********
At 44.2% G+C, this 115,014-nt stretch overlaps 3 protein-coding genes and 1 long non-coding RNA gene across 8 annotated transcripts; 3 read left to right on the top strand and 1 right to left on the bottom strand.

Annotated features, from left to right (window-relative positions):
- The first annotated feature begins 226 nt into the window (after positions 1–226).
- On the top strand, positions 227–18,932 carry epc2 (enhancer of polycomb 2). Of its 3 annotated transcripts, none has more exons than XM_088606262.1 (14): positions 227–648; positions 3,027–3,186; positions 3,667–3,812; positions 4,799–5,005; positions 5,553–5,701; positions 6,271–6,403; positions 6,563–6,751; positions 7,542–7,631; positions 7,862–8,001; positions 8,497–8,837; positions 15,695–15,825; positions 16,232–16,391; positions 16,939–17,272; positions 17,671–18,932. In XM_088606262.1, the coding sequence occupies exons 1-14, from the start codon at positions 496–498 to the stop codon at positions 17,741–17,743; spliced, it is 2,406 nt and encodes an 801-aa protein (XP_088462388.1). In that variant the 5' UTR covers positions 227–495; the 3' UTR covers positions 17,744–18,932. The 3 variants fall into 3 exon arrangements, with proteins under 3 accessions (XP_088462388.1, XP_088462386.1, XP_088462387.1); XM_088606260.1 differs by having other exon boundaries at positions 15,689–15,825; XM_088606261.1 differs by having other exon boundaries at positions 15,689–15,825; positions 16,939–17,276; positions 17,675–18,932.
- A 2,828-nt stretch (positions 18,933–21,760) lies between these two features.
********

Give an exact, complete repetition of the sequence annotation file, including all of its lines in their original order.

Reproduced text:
At 44.2% G+C, this 115,014-nt stretch overlaps 3 protein-coding genes and 1 long non-coding RNA gene across 8 annotated transcripts; 3 read left to right on the top strand and 1 right to left on the bottom strand.

Annotated features, from left to right (window-relative positions):
- The first annotated feature begins 226 nt into the window (after positions 1–226).
- On the top strand, positions 227–18,932 carry epc2 (enhancer of polycomb 2). Of its 3 annotated transcripts, none has more exons than XM_088606262.1 (14): positions 227–648; positions 3,027–3,186; positions 3,667–3,812; positions 4,799–5,005; positions 5,553–5,701; positions 6,271–6,403; positions 6,563–6,751; positions 7,542–7,631; positions 7,862–8,001; positions 8,497–8,837; positions 15,695–15,825; positions 16,232–16,391; positions 16,939–17,272; positions 17,671–18,932. In XM_088606262.1, the coding sequence occupies exons 1-14, from the start codon at positions 496–498 to the stop codon at positions 17,741–17,743; spliced, it is 2,406 nt and encodes an 801-aa protein (XP_088462388.1). In that variant the 5' UTR covers positions 227–495; the 3' UTR covers positions 17,744–18,932. The 3 variants fall into 3 exon arrangements, with proteins under 3 accessions (XP_088462388.1, XP_088462386.1, XP_088462387.1); XM_088606260.1 differs by having other exon boundaries at positions 15,689–15,825; XM_088606261.1 differs by having other exon boundaries at positions 15,689–15,825; positions 16,939–17,276; positions 17,675–18,932.
- A 2,828-nt stretch (positions 18,933–21,760) lies between these two features.